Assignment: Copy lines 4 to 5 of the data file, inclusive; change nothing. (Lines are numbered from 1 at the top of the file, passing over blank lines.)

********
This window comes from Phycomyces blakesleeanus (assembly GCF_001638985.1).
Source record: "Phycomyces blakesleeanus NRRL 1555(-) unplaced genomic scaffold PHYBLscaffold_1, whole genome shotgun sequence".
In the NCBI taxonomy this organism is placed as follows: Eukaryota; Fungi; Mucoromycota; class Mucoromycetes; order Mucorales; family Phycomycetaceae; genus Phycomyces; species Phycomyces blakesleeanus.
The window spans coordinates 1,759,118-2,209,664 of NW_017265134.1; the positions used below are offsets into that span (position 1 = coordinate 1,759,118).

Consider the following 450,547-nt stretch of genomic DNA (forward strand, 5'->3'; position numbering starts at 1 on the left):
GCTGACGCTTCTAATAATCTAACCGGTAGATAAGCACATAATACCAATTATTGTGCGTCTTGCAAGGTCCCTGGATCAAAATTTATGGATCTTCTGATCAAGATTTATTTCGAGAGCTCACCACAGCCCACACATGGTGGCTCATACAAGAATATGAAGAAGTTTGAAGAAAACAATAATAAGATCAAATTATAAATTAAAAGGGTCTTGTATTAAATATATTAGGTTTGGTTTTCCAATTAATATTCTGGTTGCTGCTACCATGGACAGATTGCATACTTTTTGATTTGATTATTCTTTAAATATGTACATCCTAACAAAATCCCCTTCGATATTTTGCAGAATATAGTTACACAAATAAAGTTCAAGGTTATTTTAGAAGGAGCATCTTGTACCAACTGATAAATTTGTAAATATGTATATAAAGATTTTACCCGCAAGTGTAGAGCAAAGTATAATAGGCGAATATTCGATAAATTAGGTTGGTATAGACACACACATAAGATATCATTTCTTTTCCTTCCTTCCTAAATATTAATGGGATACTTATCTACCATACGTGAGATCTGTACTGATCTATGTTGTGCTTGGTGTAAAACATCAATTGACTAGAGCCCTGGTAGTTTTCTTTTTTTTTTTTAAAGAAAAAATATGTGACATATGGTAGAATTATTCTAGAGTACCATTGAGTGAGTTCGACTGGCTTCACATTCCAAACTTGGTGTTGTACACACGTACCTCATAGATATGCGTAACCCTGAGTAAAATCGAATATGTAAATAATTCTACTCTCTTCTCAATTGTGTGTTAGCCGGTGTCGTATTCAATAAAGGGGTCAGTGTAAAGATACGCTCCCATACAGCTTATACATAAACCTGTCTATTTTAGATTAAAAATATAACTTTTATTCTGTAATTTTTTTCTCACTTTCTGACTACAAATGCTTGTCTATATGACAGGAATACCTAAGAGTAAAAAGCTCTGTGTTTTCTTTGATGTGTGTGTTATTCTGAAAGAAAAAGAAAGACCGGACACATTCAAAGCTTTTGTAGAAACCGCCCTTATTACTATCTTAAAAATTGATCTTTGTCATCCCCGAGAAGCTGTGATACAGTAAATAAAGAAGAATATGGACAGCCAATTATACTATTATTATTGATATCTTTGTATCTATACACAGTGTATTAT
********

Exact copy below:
The window spans coordinates 1,759,118-2,209,664 of NW_017265134.1; the positions used below are offsets into that span (position 1 = coordinate 1,759,118).

Consider the following 450,547-nt stretch of genomic DNA (forward strand, 5'->3'; position numbering starts at 1 on the left):